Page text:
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  • OTRI.USA
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  • OTVI.USA
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  • TSTOPVRPM.ATLPHL
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American ShipperShipping

Maersk will pay $4b for Hamburg Süd

The boards of both Maersk Line and the Oetker Group, which owns Hamburg Süd, approved the sale and purchase agreement today.

   The world’s largest ocean carrier, Maersk Line, said Friday it will pay 3.7 billion euros (U.S. $4 billion) for Hamburg Süd.
   Maersk first announced its plan to buy the German ocean carrier on Dec. 1, 2016 without revealing the acquisition price, and signed a sale and purchase
agreement with the conglomerate that owns Hamburg Süd, the Oetker Group, on March 14.
   The sale and purchase agreement was just approved today by the boards of both Maersk and the Oetker Group.
   The acquisition still remains subject to regulatory
approvals, but Maersk said that process is on schedule with the U.S. Department of Justice approving the acquisition on March 23 and the European Commission granting conditional approval April 10.
   The EU did require Hamburg Süd to withdraw from five consortia on trade routes connecting North Europe to Central America and the Caribbean; North Europe and the West Coast of South America; North Europe and the Middle East; the Mediterranean and the West Coast South of America; and the Mediterranean and the East Coast of South America. The EU said “on these routes, the merged entity would have faced insufficient competition after the transaction.”
   In addition, Brazil is requiring Maersk to sell Brazilian cabotage subsidiary Mercosul Line.

   Included in the purchase are both Hamburg Süd‘s subsidiary Aliança as well as the tramping business of Hamburg Süd, which deploys 50 bulk carriers and product tankers.
   Maersk said it will acquire Hamburg Süd “on a
cash and debt-free basis.” A Maersk spokesman added, “The debt/cash free basis of enterprise value means that we will take over (and acquired the company without) the financial liabilities from the financing with exception of charters. The current owners of Hamburg Süd will repay the debt themselves.”
   Maersk said it will finance the acquisition
through a syndicated loan facility.

   Combined, the companies will have a total container capacity of around 3.9 million TEUs and an 18.7 percent share of global capacity, Maersk said.
   Maersk already has 3.33 million TEUs of capacity on 634 ships (256 owned and 358 chartered), comprising 16 percent of global capacity, according to industry analyst Alphaliner. It ranks Hamburg Süd as the 10th largest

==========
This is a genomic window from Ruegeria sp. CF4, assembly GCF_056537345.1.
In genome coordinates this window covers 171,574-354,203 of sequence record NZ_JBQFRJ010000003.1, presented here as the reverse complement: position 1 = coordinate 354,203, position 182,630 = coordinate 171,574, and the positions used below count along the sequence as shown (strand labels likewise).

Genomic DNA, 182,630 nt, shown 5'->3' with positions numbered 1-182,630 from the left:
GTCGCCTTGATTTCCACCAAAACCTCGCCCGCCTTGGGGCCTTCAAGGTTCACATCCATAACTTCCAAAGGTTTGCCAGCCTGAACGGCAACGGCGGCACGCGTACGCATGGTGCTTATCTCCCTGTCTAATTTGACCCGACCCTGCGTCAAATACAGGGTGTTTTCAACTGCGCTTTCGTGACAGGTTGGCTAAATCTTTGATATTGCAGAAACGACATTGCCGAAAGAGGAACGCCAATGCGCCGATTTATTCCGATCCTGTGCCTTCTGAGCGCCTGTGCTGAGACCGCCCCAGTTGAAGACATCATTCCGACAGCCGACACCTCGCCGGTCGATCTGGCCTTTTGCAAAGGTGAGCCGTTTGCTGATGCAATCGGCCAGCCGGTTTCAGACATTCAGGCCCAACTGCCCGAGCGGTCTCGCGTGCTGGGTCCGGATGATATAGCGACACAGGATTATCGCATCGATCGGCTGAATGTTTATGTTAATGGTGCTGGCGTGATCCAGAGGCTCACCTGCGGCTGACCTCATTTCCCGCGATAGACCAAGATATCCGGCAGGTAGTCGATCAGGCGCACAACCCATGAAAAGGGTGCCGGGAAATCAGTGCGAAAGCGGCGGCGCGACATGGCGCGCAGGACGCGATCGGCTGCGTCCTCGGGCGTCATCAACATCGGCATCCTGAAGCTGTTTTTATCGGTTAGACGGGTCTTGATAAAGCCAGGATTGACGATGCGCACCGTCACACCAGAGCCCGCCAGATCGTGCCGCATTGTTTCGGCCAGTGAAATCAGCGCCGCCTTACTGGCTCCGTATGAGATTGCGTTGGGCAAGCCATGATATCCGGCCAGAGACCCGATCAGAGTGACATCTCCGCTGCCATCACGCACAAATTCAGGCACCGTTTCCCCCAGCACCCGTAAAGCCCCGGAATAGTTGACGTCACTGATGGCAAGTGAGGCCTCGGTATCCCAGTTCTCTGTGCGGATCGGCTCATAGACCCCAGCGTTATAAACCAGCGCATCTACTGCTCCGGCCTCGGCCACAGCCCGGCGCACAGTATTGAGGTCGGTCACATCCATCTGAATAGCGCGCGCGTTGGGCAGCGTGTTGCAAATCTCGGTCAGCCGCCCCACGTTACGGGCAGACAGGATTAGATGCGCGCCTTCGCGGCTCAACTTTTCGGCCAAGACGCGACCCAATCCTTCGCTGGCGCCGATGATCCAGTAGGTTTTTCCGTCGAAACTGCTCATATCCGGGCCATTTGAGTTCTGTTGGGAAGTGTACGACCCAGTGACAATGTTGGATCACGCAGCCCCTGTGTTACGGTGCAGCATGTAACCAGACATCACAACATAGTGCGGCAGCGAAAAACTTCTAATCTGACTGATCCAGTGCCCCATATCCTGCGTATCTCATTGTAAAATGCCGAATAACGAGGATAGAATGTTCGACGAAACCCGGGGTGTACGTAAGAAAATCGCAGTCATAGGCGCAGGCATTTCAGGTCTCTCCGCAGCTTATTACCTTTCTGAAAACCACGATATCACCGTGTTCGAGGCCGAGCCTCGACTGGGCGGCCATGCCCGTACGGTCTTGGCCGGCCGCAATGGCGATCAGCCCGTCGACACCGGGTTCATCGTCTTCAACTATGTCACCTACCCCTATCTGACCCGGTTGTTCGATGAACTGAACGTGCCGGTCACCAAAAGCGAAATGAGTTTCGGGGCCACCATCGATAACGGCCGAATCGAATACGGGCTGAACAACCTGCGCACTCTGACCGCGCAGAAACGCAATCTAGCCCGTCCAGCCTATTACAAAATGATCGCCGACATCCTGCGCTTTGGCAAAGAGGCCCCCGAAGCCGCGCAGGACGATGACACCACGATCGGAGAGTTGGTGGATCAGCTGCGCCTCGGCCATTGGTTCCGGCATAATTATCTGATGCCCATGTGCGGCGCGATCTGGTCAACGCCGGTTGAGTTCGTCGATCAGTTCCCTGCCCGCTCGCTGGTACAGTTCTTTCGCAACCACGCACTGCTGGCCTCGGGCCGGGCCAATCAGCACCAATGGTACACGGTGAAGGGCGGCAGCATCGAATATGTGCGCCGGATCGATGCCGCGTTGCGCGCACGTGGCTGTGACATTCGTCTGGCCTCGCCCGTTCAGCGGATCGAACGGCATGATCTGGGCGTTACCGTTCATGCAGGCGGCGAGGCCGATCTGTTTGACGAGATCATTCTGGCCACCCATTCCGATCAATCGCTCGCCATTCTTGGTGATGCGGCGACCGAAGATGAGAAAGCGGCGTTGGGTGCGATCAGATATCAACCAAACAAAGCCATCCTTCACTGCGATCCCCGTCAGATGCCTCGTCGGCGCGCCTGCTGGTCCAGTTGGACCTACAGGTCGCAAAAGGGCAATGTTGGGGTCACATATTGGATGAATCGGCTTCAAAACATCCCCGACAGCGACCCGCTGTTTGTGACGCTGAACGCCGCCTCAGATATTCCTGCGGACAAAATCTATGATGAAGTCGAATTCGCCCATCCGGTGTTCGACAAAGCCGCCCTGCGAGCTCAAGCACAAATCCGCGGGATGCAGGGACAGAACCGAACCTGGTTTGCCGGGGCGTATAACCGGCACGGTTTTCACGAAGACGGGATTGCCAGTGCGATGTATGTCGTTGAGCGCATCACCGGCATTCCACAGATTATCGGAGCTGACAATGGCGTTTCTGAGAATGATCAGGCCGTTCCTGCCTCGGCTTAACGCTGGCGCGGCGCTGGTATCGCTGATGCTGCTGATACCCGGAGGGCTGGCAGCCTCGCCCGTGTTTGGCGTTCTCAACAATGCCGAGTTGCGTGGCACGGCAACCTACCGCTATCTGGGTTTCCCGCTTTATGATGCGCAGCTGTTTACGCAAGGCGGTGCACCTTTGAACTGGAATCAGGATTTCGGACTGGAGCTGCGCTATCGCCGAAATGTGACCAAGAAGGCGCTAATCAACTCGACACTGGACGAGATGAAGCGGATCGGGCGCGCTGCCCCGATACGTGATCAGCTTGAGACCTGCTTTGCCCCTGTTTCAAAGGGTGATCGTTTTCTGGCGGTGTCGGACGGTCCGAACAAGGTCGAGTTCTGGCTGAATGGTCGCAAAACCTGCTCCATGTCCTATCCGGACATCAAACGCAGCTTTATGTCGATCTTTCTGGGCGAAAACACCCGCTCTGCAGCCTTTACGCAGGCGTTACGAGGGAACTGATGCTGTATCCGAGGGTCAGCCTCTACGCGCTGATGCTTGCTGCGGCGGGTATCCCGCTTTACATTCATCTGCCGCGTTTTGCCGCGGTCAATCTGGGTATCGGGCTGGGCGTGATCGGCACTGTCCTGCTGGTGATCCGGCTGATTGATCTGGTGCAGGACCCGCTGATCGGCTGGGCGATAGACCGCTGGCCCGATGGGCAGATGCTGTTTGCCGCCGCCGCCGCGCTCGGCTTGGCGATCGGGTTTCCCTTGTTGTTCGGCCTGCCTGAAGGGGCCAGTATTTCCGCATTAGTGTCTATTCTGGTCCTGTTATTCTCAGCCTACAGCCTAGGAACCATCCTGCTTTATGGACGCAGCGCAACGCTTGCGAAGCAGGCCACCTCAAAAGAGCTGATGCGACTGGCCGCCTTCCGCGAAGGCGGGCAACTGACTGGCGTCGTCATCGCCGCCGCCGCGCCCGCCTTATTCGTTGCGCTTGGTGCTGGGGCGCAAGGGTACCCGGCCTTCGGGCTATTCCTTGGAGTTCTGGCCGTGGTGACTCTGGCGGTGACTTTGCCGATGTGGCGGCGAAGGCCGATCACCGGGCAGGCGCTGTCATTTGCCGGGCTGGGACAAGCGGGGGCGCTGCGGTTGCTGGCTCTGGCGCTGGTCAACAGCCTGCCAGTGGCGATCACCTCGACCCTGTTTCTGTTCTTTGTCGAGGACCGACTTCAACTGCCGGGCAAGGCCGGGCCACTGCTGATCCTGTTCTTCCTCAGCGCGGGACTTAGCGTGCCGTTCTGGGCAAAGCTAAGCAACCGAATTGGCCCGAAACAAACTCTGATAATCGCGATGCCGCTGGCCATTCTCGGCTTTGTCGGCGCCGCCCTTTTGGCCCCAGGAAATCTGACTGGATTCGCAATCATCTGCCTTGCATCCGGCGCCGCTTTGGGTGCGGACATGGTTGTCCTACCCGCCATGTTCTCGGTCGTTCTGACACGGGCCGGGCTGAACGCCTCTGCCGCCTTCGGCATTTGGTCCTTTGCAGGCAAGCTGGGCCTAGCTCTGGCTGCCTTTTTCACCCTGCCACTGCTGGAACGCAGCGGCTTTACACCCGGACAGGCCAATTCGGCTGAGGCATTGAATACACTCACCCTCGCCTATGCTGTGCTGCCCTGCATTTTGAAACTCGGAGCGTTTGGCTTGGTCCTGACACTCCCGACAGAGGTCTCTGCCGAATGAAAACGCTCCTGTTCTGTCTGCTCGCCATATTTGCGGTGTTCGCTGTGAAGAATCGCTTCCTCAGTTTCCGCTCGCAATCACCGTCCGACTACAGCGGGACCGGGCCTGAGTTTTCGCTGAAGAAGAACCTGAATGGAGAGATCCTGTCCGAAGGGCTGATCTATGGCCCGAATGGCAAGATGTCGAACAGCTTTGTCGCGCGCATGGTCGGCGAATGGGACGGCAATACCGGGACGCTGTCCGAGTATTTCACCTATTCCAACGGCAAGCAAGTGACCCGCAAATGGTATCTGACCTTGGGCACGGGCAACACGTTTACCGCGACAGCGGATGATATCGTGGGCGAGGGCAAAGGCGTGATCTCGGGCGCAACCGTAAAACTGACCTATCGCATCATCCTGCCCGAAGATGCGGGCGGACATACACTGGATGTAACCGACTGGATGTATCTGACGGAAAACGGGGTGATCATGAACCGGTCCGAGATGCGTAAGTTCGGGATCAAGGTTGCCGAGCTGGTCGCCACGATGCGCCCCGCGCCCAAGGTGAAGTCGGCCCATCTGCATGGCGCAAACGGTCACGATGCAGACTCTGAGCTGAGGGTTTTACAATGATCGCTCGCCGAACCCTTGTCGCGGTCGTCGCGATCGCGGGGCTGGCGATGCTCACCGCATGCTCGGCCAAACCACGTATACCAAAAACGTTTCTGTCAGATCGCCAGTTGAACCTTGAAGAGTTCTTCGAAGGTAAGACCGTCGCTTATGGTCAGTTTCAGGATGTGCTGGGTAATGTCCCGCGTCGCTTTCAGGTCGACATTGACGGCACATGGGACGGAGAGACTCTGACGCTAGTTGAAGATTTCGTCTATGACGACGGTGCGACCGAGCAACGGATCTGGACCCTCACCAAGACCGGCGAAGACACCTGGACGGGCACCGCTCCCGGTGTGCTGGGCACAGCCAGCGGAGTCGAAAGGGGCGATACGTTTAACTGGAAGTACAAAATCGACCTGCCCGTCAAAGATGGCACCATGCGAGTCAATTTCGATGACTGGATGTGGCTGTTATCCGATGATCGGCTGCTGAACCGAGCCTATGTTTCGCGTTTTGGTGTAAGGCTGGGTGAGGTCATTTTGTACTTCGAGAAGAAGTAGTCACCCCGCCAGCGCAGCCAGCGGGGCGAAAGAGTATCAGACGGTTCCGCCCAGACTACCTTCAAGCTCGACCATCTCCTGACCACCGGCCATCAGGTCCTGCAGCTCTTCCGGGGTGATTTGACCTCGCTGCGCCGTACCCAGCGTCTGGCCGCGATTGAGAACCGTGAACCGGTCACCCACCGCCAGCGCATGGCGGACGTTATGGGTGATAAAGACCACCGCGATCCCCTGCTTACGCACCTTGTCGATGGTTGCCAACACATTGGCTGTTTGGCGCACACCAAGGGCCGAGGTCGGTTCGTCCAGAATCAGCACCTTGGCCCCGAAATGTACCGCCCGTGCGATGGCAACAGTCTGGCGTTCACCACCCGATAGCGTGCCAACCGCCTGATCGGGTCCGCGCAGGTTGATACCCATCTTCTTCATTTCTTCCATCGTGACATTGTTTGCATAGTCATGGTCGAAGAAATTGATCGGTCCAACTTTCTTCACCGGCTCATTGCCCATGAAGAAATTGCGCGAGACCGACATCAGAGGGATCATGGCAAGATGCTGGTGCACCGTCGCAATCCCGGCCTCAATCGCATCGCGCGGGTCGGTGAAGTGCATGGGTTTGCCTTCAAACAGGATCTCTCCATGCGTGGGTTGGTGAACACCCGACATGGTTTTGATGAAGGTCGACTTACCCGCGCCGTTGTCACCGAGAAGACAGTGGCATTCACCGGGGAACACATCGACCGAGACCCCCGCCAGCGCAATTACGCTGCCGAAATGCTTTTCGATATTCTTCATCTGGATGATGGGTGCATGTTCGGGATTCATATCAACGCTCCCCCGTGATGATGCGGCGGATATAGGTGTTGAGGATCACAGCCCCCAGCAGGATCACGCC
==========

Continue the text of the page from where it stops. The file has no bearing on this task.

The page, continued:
container carrier today with 567,152 TEUs of capacity on 108 ships (46
owned and 62 chartered), comprising 2.7 percent of global capacity.
  
  Dirk Visser, senior shipping consultant at Netherlands-based
Dynamar, said comparing the Hamburg Süd acquisition with other recent
deal is difficult, not the least because as a part of the family-owned Oetker Group,
Hamburg Süd did not publish financial results revealing its profits.
   Visser’s analysis shows that
for its $4 billion, Maersk will get a company with $30.6 billion in
sales over the past five years.
    In contrast, he said CMA CGM paid
$2.4 billion, for Neptune Orient Line/APL which also had $2.7 in debt (a total of $5.1
billion) for a company with $32.2 billion in sales over five years.
   
“As an East-West carrier, APL has a broader market spread than
North-South operator Hamburg Süd,” he said. “However, we think that the
latter has a stronger market position in its core trades (Brazil in
particular because of Aliança) than the Singaporeans. If adding APL’s
debts to the price CMA CGM paid for APL, we have the feeling that,
overall, Maersk made the better deal with its acquisition of debt-free
Hamburg Süd.”
    Maersk said when it is combined with Hamburg Sud “
the two companies will be
able to realize operational synergies in the region of $350-400
million annually over the first couple of years following completion of
the transaction.
   Hamburg Süd “will maintain its own structure hereunder its
separate brands and is expected to deliver a high customer retention
adding to Maersk Line’s growth agenda,” Maersk added. “
The combined network will include an increased number of weekly
sailings, faster transit times, more port calls, more direct
port-to-port calls and less need for transhipment, to the benefit of
both Maersk Line and Hamburg Süd customers.”
   Maersk said its sister company, APM Terminals, will benefit from increased volumes, specifically at its container terminals in Latin America.

   “We consider the purchase price of 3.7 billion euros a fair
valuation of Hamburg Süd,” Maersk Line CEO Søren Skou said. “By keeping Hamburg Süd as a separate and
well-run company, we will limit the transaction and integration risks
and costs while still extracting the operational synergies. The
acquisition of Hamburg Süd will therefore create substantial value to
Maersk Line already in 2019.”
   Maersk said it has agreed to lease the local office of Hamburg Süd in Hamburg “initially for a period of five years.”

   Hamburg Süd said the deal’s closing will take place when all relevant approvals have been received, which is likely to be the case by the end of this year.
   (Correction: This story reflects a downward revision by Dynamar of its estimate for the purchase price of NOL.)

Chris Dupin

Chris Dupin has written about trade and transportation and other business subjects for a variety of publications before joining American Shipper and Freightwaves.

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